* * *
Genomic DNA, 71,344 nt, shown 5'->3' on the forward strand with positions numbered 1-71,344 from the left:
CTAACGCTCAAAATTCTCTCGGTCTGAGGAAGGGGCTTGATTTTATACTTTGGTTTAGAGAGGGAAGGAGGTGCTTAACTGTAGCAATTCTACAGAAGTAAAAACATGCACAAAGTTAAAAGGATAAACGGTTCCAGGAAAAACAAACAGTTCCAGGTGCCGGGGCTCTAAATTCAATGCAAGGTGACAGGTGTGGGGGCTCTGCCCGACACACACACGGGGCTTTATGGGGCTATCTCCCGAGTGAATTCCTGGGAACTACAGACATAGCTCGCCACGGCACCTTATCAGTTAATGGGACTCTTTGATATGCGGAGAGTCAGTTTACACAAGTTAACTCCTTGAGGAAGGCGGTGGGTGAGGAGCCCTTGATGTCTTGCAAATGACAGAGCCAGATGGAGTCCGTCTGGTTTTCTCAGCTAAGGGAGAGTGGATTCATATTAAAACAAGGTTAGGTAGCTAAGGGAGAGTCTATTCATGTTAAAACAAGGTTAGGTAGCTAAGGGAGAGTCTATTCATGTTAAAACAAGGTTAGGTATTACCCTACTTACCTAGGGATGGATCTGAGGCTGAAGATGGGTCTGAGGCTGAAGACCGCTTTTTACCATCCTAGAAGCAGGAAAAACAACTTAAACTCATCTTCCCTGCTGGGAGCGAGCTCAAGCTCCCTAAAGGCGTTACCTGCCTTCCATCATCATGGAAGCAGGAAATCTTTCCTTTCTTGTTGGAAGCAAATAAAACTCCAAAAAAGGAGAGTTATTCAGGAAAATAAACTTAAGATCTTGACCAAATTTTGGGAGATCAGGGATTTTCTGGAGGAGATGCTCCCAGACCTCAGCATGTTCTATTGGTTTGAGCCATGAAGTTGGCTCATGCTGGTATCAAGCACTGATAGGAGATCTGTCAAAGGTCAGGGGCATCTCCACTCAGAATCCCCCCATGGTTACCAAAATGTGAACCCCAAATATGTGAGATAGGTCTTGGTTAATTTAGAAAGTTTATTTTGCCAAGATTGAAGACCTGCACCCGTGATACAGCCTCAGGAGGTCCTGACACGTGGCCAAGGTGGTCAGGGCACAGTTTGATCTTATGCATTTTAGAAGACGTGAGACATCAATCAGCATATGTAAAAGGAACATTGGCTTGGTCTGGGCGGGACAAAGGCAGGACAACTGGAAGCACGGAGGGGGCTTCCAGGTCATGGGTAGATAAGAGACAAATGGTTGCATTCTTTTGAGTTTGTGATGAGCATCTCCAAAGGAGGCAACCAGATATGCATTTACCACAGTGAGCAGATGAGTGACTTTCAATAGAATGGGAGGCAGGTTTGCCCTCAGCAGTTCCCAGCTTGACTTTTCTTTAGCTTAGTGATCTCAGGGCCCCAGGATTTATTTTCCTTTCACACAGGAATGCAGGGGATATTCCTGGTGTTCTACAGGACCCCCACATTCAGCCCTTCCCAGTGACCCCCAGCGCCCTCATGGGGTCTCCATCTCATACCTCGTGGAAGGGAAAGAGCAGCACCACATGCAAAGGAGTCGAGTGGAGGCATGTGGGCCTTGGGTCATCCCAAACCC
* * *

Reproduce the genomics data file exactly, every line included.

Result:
Genomic DNA, 71,344 nt, shown 5'->3' on the forward strand with positions numbered 1-71,344 from the left:
CTAACGCTCAAAATTCTCTCGGTCTGAGGAAGGGGCTTGATTTTATACTTTGGTTTAGAGAGGGAAGGAGGTGCTTAACTGTAGCAATTCTACAGAAGTAAAAACATGCACAAAGTTAAAAGGATAAACGGTTCCAGGAAAAACAAACAGTTCCAGGTGCCGGGGCTCTAAATTCAATGCAAGGTGACAGGTGTGGGGGCTCTGCCCGACACACACACGGGGCTTTATGGGGCTATCTCCCGAGTGAATTCCTGGGAACTACAGACATAGCTCGCCACGGCACCTTATCAGTTAATGGGACTCTTTGATATGCGGAGAGTCAGTTTACACAAGTTAACTCCTTGAGGAAGGCGGTGGGTGAGGAGCCCTTGATGTCTTGCAAATGACAGAGCCAGATGGAGTCCGTCTGGTTTTCTCAGCTAAGGGAGAGTGGATTCATATTAAAACAAGGTTAGGTAGCTAAGGGAGAGTCTATTCATGTTAAAACAAGGTTAGGTAGCTAAGGGAGAGTCTATTCATGTTAAAACAAGGTTAGGTATTACCCTACTTACCTAGGGATGGATCTGAGGCTGAAGATGGGTCTGAGGCTGAAGACCGCTTTTTACCATCCTAGAAGCAGGAAAAACAACTTAAACTCATCTTCCCTGCTGGGAGCGAGCTCAAGCTCCCTAAAGGCGTTACCTGCCTTCCATCATCATGGAAGCAGGAAATCTTTCCTTTCTTGTTGGAAGCAAATAAAACTCCAAAAAAGGAGAGTTATTCAGGAAAATAAACTTAAGATCTTGACCAAATTTTGGGAGATCAGGGATTTTCTGGAGGAGATGCTCCCAGACCTCAGCATGTTCTATTGGTTTGAGCCATGAAGTTGGCTCATGCTGGTATCAAGCACTGATAGGAGATCTGTCAAAGGTCAGGGGCATCTCCACTCAGAATCCCCCCATGGTTACCAAAATGTGAACCCCAAATATGTGAGATAGGTCTTGGTTAATTTAGAAAGTTTATTTTGCCAAGATTGAAGACCTGCACCCGTGATACAGCCTCAGGAGGTCCTGACACGTGGCCAAGGTGGTCAGGGCACAGTTTGATCTTATGCATTTTAGAAGACGTGAGACATCAATCAGCATATGTAAAAGGAACATTGGCTTGGTCTGGGCGGGACAAAGGCAGGACAACTGGAAGCACGGAGGGGGCTTCCAGGTCATGGGTAGATAAGAGACAAATGGTTGCATTCTTTTGAGTTTGTGATGAGCATCTCCAAAGGAGGCAACCAGATATGCATTTACCACAGTGAGCAGATGAGTGACTTTCAATAGAATGGGAGGCAGGTTTGCCCTCAGCAGTTCCCAGCTTGACTTTTCTTTAGCTTAGTGATCTCAGGGCCCCAGGATTTATTTTCCTTTCACACAGGAATGCAGGGGATATTCCTGGTGTTCTACAGGACCCCCACATTCAGCCCTTCCCAGTGACCCCCAGCGCCCTCATGGGGTCTCCATCTCATACCTCGTGGAAGGGAAAGAGCAGCACCACATGCAAAGGAGTCGAGTGGAGGCATGTGGGCCTTGGGTCATCCCAAACCC